Meredith | 5 comments Thank you everyone that has taken the time to look at the blurb and offer feedback :)

Updated version:
Middle-school science teacher Kenley has been struggling to find a job back in her home state of Ohio. Still stinging from the most recent rejection, she must rise above her doubts about God’s faithful love. She is headed to Mexico for a short-term mission trip, one that suddenly hands her unexpected responsibility, a leadership role that will pull Kenley out of the background and put her Spanish-language skills to the test.

Three days is not a lot of time.
For building houses and planting gardens.
For sorting and handing out donations.
For connecting through Vacation Bible School words.

Can three days be enough time for Kenley to overcome her uncertainties that God truly does listen to the prayers of the heart?


message 11: by A. J. Deschene (new)

A. J. Deschene (ajdeschene) | 58 comments Meredith:
I like what you're doing with your book, and I like seeing authors write clean, Christian novels that represent the Christian community.
That being said, I'm sure you'd like a lot of non-religious people to buy your book too, as it helps to reach out to the secular world and spread God's word. I'm not saying you should cater the content or description to non-believers, I just want to make sure the description is captivating enough that even people who aren't Christian will find it interesting.
With that being said as well, I think it may be wise not to end the description with a "Can they . . . " "Will they . . . " kind of question. Sure, there are some instances when a different kind of question might work to the description's advantage, but "Can/will/etc." kind of questions are commonly used by amateur authors who try too hard to get people interested, resulting in an evident lack of talent and originality.
I'm not saying you're unoriginal or uncreative; the premise of your story is really interesting and shows lots of promise. But I think you'd be able to show more credibility towards your work if you changed the ending.
My suggestion is to mention some kind of "but" twist or set up the stakes with the kind of sentence that puts the reader on the edge of their seat, so to speak. It might not be something you've revealed about your story yet, but I promise it will go to making a better description if you try my suggestion -- something that makes the readers question the previous paragraphs and want to re-read.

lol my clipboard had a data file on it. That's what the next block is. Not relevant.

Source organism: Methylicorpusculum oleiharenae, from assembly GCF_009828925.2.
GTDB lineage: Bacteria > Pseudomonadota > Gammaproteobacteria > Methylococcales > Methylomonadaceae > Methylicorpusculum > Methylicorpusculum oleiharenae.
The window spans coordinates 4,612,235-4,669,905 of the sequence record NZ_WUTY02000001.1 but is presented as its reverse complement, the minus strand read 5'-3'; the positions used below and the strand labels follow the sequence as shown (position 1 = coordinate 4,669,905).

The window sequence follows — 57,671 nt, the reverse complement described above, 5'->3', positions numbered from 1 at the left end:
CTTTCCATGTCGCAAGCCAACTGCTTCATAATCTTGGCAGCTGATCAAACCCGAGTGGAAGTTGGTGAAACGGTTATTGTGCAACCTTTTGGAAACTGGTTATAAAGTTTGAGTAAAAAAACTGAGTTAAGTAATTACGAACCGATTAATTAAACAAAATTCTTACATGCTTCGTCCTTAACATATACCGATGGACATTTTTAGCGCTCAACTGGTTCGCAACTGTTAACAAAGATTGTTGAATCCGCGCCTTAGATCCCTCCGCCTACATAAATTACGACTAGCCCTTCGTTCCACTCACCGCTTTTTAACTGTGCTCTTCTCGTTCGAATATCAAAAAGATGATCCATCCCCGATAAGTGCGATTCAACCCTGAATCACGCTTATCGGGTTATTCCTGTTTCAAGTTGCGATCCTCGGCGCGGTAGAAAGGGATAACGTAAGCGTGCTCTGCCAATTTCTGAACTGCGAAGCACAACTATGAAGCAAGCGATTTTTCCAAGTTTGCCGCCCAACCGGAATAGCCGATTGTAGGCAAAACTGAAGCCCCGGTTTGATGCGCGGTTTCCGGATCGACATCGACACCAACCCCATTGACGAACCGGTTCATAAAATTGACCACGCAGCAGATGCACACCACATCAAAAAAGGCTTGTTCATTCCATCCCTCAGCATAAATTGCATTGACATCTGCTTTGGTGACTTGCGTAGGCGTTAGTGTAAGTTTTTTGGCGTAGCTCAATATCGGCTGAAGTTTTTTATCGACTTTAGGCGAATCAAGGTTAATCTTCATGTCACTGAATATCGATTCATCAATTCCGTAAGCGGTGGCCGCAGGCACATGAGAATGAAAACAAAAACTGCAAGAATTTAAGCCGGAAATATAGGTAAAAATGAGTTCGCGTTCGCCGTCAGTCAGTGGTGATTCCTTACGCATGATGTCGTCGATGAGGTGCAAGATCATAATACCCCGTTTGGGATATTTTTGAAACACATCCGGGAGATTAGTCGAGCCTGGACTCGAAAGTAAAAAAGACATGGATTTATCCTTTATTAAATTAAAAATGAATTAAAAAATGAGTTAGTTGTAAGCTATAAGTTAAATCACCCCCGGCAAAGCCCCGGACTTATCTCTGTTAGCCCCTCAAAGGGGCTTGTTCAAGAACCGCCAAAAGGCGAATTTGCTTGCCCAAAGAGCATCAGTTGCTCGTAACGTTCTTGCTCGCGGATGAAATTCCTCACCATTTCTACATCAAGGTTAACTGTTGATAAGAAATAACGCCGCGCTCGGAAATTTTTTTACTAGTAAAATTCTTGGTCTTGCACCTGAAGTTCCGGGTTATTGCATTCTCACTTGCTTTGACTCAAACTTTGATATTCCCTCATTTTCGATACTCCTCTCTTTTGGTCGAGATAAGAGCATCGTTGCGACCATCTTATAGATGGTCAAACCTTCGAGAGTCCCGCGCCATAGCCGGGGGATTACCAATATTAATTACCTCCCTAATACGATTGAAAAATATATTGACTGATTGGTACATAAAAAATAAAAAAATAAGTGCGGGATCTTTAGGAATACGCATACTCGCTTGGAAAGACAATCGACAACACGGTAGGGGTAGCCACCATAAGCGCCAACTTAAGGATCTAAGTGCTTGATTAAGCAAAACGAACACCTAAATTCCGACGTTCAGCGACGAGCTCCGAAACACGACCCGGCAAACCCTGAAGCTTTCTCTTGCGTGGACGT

The better your description is, the more people will buy your book. The more people buy your book, the higher your writing income will be.

I really hope this helps! I certainly didn't mean to criticise or offend you in any way, I just want to see your description have the best results, and I wish you the best of luck!
description


message 12: by M.L. (last edited Jul 27, 2018 09:21AM) (new)

M.L. | 1103 comments I searched Amazon for Christian fiction and a category of Christian Fiction for Women came up. Looking at the first three, The Hideaway, The Masterpiece, and The Chance, their blurbs have definite conflict. So you might try emphasizing the conflict more.

Kenley has no money, no job, and a pile of rejections. Instead of facing a weekend haunted by doubt that God is listening to her prayers, she accepts an offer to leave the country and spend the weekend in Mexico. Not only will it give her the change she needs, the only cost is her time. The Christian Bible Study will pay the expenses. But will three days of building houses, planting gardens, sorting donations and teaching show her God is listening, or will she end up thinking He expects the impossible.

One caveat, the books mentioned above did not mention verse so you might try looking for some that have verse. :)


message 13: by Meredith (new)

Meredith | 5 comments I want to say thanks to A.J. and M.L. for your new feedback. I like your insights and need to take some time now to figure out how to incorporate the ideas into a blurb that matches my story :)